webCRM’s international experts have years of experience getting companies started with a (new) CRM system. Many of our experts’ projects follow in the wake of customers’ earlier unsuccessful implementation attempts. We have asked our experts why CRM implementations go wrong, and the same picture emerges across countries. CRM implementations fail for two reasons: 1) Uncertainty about business benefits – what the system needs to deliver. 2) Lack of involvement within the management team.
No matter how carefully you select your CRM supplier there is always a risk that the sales representatives don’t buy into the concept. Successful CRM implementations start with engagement from (sales) management. Managers who are willing to spend time finding out how the CRM system can contribute to better results with new and improved business processes and data.
Appointing e.g. a sales representative or a colleague from either Marketing or IT to own and drive the implementation won’t do it. These people don’t have the same necessary insights into the company’s current challenges, where it wishes to go and how to achieve that. Management formulates business goals, management knows all the challenges and management sets the direction. Therefore, management needs to drive the business analysis phase to formulate the key benefits of the new CRM system – what needs to be achieved. A benefit could e.g. be “every lead is followed up correctly and promptly” and according to our experts, the benefits usually help management focus during this phase.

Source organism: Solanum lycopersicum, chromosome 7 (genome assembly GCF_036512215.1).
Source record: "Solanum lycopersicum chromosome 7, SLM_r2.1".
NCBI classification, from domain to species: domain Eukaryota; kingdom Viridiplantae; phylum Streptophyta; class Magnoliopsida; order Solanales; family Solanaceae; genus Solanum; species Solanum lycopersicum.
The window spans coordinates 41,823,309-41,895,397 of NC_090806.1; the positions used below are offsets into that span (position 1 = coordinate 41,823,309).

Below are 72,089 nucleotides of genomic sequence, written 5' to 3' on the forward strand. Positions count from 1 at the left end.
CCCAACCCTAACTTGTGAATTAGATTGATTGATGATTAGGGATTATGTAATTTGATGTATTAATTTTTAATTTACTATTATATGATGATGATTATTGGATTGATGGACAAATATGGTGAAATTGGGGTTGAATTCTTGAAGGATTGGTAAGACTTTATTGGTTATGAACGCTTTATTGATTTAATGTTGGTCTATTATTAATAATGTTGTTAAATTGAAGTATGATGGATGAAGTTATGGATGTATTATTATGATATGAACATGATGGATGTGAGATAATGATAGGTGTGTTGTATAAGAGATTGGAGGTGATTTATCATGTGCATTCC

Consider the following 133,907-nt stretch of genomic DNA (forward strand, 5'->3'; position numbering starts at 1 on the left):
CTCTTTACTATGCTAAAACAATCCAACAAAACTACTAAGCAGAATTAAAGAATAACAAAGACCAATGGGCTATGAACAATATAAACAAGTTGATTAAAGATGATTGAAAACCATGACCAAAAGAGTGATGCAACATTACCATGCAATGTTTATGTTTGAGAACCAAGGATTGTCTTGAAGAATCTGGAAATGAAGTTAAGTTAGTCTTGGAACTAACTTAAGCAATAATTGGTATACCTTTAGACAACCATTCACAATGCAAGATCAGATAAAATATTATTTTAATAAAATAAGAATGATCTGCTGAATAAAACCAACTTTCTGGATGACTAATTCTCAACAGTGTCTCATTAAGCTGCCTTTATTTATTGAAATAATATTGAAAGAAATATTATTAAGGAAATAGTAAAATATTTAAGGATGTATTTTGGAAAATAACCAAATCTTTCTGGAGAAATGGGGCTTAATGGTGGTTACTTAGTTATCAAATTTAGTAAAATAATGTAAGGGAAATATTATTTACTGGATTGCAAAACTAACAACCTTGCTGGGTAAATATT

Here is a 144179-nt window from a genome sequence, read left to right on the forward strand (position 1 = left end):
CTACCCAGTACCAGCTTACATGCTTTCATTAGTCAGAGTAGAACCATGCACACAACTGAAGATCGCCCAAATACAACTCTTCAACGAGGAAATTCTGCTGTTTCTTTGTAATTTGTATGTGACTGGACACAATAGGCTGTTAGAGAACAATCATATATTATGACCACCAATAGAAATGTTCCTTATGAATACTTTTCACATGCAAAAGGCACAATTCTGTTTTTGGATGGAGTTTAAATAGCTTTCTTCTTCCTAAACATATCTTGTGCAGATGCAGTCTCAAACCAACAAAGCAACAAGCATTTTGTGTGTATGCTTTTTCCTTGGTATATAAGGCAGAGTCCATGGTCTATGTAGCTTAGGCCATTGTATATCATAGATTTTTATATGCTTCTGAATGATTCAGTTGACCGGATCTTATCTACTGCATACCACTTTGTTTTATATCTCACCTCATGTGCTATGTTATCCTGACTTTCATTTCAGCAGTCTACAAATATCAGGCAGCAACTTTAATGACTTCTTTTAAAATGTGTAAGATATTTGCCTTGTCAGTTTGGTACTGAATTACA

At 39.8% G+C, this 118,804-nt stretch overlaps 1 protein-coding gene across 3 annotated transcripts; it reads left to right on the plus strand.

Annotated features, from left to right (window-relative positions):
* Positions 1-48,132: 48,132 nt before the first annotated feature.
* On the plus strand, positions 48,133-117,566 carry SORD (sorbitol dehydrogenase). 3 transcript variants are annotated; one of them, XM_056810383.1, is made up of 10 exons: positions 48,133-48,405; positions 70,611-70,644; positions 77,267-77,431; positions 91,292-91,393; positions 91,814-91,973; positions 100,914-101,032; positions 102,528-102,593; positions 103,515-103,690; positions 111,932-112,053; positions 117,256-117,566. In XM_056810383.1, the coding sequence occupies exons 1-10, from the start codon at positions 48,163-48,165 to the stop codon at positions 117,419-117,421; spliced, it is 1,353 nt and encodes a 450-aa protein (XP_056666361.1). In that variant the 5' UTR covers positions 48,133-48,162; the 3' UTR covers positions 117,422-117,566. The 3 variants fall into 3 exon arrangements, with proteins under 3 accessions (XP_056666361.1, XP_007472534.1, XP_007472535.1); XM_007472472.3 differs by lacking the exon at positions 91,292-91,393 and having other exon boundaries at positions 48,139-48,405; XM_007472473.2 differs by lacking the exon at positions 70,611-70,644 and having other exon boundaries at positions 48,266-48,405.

Management involvement in the business analysis phase is one thing. Driving user involvement is another. For this, management is just as important. Nevertheless, our experts see it quite often: Failed CRM implementations because of unengaged managers who rarely enter the CRM system themselves. Consequently, they make rules for their sales team on when to update the system. But what’s the use of a system which is updated every Friday afternoon simply to avoid management kicking or to prevent losing the monthly bonus? This rarely results in reliable and accurate information and it really doesn’t benefit the users. Dissatisfied users lead to poor information, which leads to poor management reports and analysis, which leads to system blame and failure.
When management engages in the CRM system, the sales representatives are much more likely to do the same. Management can use it for effective pipeline management, segmentation and analysis of customers and improving support and retention. Good user adoption hinges on a system, which offers benefits and can be updated quickly and conveniently. So management needs to show it, not just tell it - management can set the perfect example. Our experts suggest CRM evangelists among the management team and using the carrot rather than the stick approach, as it gives the CRM system a much better start within the organisation.